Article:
US8520728B2 - Adaptive data transmission rate control for a wireless display device - Google Patents

Adaptive data transmission rate control for a wireless display device Download PDF

Info

Publication number
US8520728B2
US8520728B2 US12/924,231 US92423110A US8520728B2 US 8520728 B2 US8520728 B2 US 8520728B2 US 92423110 A US92423110 A US 92423110A US 8520728 B2 US8520728 B2 US 8520728B2
Authority
US
United States
Prior art keywords
transmission rate
data transmission
channel
current data
wireless
Prior art date
Legal status (The legal status is an assumption and is not a legal conclusion. Google has not performed a legal analysis and makes no representation as to the accuracy of the status listed.)
Active, expires
Application number
US12/924,231
Other versions
US20120076199A1 (en
Inventor
Jie Gao
Xintian E. Lin
Inching Chen
Current Assignee (The listed assignees may be inaccurate. Google has not performed a legal analysis and makes no representation or warranty as to the accuracy of the list.)
Intel Corp
Original Assignee
Intel Corp
Priority date (The priority date is an assumption and is not a legal conclusion. Google has not performed a legal analysis and makes no representation as to the accuracy of the date listed.)
Filing date
Publication date
Application filed by Intel Corp filed Critical Intel Corp
Priority to US12/924,231 priority Critical patent/US8520728B2/en
Assigned to INTEL CORPORATION reassignment INTEL CORPORATION ASSIGNMENT OF ASSIGNORS INTEREST (SEE DOCUMENT FOR DETAILS). Assignors: CHEN, INCHING, GAO, JIE, LIN, XINTIAN E.
Publication of US20120076199A1 publication Critical patent/US20120076199A1/en
Application granted granted Critical
Publication of US8520728B2 publication Critical patent/US8520728B2/en
Application status is Active legal-status Critical
Adjusted expiration legal-status Critical

Links

Images

Classifications

    • HELECTRICITY
    • H04ELECTRIC COMMUNICATION TECHNIQUE
    • H04NPICTORIAL COMMUNICATION, e.g. TELEVISION
    • H04N19/00Methods or arrangements for coding, decoding, compressing or decompressing digital video signals
    • H04N19/10Methods or arrangements for coding, decoding, compressing or decompressing digital video signals using adaptive coding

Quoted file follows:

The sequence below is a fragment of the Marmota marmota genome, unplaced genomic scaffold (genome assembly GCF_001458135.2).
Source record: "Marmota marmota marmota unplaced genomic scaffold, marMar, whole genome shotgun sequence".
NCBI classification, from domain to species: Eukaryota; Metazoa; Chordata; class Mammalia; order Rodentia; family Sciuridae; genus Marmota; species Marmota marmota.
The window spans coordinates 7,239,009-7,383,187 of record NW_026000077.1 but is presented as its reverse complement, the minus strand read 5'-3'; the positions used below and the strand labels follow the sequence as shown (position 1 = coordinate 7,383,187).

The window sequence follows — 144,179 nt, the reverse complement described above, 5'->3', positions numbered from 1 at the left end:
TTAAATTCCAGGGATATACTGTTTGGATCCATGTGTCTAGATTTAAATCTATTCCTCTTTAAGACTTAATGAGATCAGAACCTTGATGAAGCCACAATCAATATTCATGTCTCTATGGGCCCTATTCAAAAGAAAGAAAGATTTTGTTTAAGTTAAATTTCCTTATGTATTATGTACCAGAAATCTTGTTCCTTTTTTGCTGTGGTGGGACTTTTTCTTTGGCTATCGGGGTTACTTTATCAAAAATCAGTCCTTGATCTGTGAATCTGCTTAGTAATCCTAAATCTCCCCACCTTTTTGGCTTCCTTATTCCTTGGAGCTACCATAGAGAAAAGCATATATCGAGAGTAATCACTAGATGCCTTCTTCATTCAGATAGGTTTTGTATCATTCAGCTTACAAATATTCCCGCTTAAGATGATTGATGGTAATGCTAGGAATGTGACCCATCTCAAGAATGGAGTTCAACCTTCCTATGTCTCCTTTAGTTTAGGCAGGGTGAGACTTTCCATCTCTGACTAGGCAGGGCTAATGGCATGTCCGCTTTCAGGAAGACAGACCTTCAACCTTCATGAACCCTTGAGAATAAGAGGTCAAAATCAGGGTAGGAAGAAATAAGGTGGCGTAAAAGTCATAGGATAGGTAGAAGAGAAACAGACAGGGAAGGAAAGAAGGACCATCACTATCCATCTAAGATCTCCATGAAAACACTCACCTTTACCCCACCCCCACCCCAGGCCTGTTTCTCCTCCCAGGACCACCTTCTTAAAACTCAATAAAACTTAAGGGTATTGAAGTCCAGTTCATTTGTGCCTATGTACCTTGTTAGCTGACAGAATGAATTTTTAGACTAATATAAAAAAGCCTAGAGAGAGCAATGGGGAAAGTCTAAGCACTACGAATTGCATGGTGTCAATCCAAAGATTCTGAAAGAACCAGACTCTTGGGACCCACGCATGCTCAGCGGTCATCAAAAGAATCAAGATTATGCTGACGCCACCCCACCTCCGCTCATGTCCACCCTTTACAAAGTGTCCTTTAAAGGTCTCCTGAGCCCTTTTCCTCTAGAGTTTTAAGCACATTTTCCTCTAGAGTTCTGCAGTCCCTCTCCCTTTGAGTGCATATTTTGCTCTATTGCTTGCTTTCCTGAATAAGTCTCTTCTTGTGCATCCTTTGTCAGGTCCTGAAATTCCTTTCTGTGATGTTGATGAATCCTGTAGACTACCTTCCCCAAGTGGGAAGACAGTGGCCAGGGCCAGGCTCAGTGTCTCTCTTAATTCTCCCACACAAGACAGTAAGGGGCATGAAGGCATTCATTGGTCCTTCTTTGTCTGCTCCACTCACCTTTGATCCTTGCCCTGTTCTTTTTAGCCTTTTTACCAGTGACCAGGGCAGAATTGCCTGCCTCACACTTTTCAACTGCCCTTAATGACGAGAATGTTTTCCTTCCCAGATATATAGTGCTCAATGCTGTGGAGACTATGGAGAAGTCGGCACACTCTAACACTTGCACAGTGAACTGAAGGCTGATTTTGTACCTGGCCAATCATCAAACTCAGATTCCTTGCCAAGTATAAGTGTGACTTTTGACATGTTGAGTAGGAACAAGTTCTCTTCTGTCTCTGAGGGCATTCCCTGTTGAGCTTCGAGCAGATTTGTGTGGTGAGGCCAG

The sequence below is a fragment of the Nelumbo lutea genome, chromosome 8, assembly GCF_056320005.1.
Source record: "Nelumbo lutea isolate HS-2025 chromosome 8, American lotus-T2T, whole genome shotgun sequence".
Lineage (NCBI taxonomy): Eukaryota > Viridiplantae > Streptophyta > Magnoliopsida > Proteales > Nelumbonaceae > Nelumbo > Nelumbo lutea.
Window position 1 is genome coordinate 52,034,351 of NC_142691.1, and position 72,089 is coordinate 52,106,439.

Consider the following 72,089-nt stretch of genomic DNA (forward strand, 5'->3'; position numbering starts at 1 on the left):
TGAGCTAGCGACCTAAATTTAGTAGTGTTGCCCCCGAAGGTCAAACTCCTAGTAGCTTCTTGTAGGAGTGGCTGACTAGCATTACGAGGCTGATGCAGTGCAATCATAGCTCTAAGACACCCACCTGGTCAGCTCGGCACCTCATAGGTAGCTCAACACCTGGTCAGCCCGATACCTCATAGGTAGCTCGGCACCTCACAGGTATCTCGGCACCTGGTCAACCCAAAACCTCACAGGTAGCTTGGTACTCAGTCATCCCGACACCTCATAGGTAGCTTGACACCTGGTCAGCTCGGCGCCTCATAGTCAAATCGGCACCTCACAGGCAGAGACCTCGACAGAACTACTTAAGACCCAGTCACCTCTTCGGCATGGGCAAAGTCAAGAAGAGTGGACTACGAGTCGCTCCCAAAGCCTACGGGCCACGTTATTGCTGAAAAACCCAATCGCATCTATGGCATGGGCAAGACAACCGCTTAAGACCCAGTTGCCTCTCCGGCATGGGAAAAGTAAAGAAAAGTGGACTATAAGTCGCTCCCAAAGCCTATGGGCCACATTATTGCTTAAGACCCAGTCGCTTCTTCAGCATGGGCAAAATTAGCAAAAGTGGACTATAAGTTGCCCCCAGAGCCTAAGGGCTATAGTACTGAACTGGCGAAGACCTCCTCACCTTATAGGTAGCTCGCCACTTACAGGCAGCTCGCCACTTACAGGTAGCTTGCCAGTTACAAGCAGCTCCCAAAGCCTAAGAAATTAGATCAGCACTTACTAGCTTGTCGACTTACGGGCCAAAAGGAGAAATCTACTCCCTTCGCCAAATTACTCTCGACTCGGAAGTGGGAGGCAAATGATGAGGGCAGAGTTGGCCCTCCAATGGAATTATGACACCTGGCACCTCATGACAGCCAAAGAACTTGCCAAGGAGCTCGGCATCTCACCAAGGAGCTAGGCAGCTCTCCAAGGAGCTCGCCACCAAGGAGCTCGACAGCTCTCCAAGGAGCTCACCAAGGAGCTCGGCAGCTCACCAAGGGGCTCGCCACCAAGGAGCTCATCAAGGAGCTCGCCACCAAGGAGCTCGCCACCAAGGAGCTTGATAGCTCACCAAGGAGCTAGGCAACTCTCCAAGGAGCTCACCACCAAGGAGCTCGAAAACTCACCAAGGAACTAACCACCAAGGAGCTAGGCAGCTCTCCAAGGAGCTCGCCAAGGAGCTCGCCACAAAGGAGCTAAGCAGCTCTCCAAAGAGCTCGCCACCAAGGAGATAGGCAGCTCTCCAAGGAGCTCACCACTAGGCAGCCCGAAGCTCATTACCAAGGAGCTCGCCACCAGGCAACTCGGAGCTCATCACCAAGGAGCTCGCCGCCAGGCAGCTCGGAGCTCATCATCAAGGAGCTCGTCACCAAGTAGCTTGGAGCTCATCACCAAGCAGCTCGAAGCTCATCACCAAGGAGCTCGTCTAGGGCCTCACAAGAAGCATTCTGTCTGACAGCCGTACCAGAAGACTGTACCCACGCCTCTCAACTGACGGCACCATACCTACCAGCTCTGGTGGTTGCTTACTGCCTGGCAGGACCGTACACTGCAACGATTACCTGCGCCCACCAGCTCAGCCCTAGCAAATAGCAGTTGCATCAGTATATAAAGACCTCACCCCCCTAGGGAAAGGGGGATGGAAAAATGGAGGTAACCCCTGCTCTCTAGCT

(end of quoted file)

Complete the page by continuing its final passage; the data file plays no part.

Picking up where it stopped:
• H04N19/134Methods or arrangements for coding, decoding, compressing or decompressing digital video signals using adaptive coding characterised by the element, parameter or criterion affecting or controlling the adaptive coding
    • H04N19/146Data rate or code amount at the encoder output
    • HELECTRICITY
    • H04ELECTRIC COMMUNICATION TECHNIQUE
    • H04LTRANSMISSION OF DIGITAL INFORMATION, e.g. TELEGRAPHIC COMMUNICATION
    • H04L65/00Network arrangements or protocols for real-time communications
    • H04L65/40Services or applications
    • H04L65/4069Services related to one way streaming
    • H04L65/4084Content on demand
    • HELECTRICITY
    • H04ELECTRIC COMMUNICATION TECHNIQUE
    • H04LTRANSMISSION OF DIGITAL INFORMATION, e.g. TELEGRAPHIC COMMUNICATION
    • H04L65/00Network arrangements or protocols for real-time communications
    • H04L65/80QoS aspects
    • HELECTRICITY
    • H04ELECTRIC COMMUNICATION TECHNIQUE
    • H04NPICTORIAL COMMUNICATION, e.g. TELEVISION
    • H04N21/00Selective content distribution, e.g. interactive television or video on demand [VOD]
    • H04N21/40Client devices specifically adapted for the reception of or interaction with content, e.g. set-top-box [STB]; Operations thereof
    • H04N21/41Structure of client; Structure of client peripherals
    • H04N21/4104Structure of client; Structure of client peripherals using peripherals receiving signals from specially adapted client devices
    • H04N21/4122Structure of client; Structure of client peripherals using peripherals receiving signals from specially adapted client devices additional display device, e.g. video projector
    • HELECTRICITY
    • H04ELECTRIC COMMUNICATION TECHNIQUE
    • H04NPICTORIAL COMMUNICATION, e.g. TELEVISION
    • H04N21/00Selective content distribution, e.g. interactive television or video on demand [VOD]
    • H04N21/40Client devices specifically adapted for the reception of or interaction with content, e.g. set-top-box [STB]; Operations thereof
    • H04N21/41Structure of client; Structure of client peripherals
    • H04N21/414Specialised client platforms, e.g. receiver in car or embedded in a mobile appliance
    • H04N21/4143Specialised client platforms, e.g. receiver in car or embedded in a mobile appliance embedded in a Personal Computer [PC]
    • HELECTRICITY
    • H04ELECTRIC COMMUNICATION TECHNIQUE
    • H04NPICTORIAL COMMUNICATION, e.g. TELEVISION
    • H04N21/00Selective content distribution, e.g. interactive television or video on demand [VOD]
    • H04N21/40Client devices specifically adapted for the reception of or interaction with content, e.g. set-top-box [STB]; Operations thereof
    • H04N21/43Processing of content or additional data, e.g. demultiplexing additional data from a digital video stream; Elementary client operations, e.g. monitoring of home network, synchronizing decoder's clock; Client middleware
    • H04N21/436Interfacing a local distribution network, e.g. communicating with another STB or inside the home ; Interfacing an external card to be used in combination with the client device
    • H04N21/4363Adapting the video or multiplex stream to a specific local network, e.g. a IEEE 1394 or Bluetooth® network
    • H04N21/43637Adapting the video or multiplex stream to a specific local network, e.g. a IEEE 1394 or Bluetooth® network involving a wireless protocol, e.g. Bluetooth or wireless LAN
    • HELECTRICITY
    • H04ELECTRIC COMMUNICATION TECHNIQUE
    • H04NPICTORIAL COMMUNICATION, e.g. TELEVISION
    • H04N21/00Selective content distribution, e.g. interactive television or video on demand [VOD]
    • H04N21/40Client devices specifically adapted for the reception of or interaction with content, e.g. set-top-box [STB]; Operations thereof